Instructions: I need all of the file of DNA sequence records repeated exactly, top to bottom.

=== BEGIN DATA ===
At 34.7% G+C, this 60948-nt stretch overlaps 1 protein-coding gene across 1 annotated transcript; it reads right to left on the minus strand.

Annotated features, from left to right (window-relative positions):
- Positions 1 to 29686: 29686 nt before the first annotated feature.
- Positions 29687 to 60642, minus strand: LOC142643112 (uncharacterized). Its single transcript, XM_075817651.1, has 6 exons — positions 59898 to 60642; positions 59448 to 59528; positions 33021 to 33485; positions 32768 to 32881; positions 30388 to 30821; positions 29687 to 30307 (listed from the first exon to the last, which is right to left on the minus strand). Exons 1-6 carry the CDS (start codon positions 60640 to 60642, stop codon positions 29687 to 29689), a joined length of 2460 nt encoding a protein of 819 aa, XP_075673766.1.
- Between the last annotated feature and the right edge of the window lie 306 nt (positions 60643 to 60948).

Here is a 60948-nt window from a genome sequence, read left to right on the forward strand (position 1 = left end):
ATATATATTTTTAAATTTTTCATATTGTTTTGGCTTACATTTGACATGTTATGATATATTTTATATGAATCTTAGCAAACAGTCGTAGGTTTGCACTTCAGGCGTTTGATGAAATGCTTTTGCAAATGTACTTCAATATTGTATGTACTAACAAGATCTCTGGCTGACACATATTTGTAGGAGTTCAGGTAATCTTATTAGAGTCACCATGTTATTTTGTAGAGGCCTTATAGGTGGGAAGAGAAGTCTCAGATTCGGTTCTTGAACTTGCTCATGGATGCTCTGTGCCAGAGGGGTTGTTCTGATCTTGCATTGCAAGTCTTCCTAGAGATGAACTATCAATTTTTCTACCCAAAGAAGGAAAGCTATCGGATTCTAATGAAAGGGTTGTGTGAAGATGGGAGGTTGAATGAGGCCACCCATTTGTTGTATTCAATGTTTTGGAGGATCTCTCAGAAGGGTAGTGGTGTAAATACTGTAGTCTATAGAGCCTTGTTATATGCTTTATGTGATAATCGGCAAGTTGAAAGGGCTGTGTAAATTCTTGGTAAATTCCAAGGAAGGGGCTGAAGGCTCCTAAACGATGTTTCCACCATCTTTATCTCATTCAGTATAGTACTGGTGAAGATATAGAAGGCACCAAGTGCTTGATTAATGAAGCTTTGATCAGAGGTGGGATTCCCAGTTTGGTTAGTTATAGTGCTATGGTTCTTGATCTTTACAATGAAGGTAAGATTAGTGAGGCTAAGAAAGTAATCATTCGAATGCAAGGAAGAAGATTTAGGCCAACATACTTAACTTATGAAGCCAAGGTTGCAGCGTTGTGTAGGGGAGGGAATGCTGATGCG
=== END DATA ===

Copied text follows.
At 34.7% G+C, this 60948-nt stretch overlaps 1 protein-coding gene across 1 annotated transcript; it reads right to left on the minus strand.

Annotated features, from left to right (window-relative positions):
- Positions 1 to 29686: 29686 nt before the first annotated feature.
- Positions 29687 to 60642, minus strand: LOC142643112 (uncharacterized). Its single transcript, XM_075817651.1, has 6 exons — positions 59898 to 60642; positions 59448 to 59528; positions 33021 to 33485; positions 32768 to 32881; positions 30388 to 30821; positions 29687 to 30307 (listed from the first exon to the last, which is right to left on the minus strand). Exons 1-6 carry the CDS (start codon positions 60640 to 60642, stop codon positions 29687 to 29689), a joined length of 2460 nt encoding a protein of 819 aa, XP_075673766.1.
- Between the last annotated feature and the right edge of the window lie 306 nt (positions 60643 to 60948).

Here is a 60948-nt window from a genome sequence, read left to right on the forward strand (position 1 = left end):
ATATATATTTTTAAATTTTTCATATTGTTTTGGCTTACATTTGACATGTTATGATATATTTTATATGAATCTTAGCAAACAGTCGTAGGTTTGCACTTCAGGCGTTTGATGAAATGCTTTTGCAAATGTACTTCAATATTGTATGTACTAACAAGATCTCTGGCTGACACATATTTGTAGGAGTTCAGGTAATCTTATTAGAGTCACCATGTTATTTTGTAGAGGCCTTATAGGTGGGAAGAGAAGTCTCAGATTCGGTTCTTGAACTTGCTCATGGATGCTCTGTGCCAGAGGGGTTGTTCTGATCTTGCATTGCAAGTCTTCCTAGAGATGAACTATCAATTTTTCTACCCAAAGAAGGAAAGCTATCGGATTCTAATGAAAGGGTTGTGTGAAGATGGGAGGTTGAATGAGGCCACCCATTTGTTGTATTCAATGTTTTGGAGGATCTCTCAGAAGGGTAGTGGTGTAAATACTGTAGTCTATAGAGCCTTGTTATATGCTTTATGTGATAATCGGCAAGTTGAAAGGGCTGTGTAAATTCTTGGTAAATTCCAAGGAAGGGGCTGAAGGCTCCTAAACGATGTTTCCACCATCTTTATCTCATTCAGTATAGTACTGGTGAAGATATAGAAGGCACCAAGTGCTTGATTAATGAAGCTTTGATCAGAGGTGGGATTCCCAGTTTGGTTAGTTATAGTGCTATGGTTCTTGATCTTTACAATGAAGGTAAGATTAGTGAGGCTAAGAAAGTAATCATTCGAATGCAAGGAAGAAGATTTAGGCCAACATACTTAACTTATGAAGCCAAGGTTGCAGCGTTGTGTAGGGGAGGGAATGCTGATGCG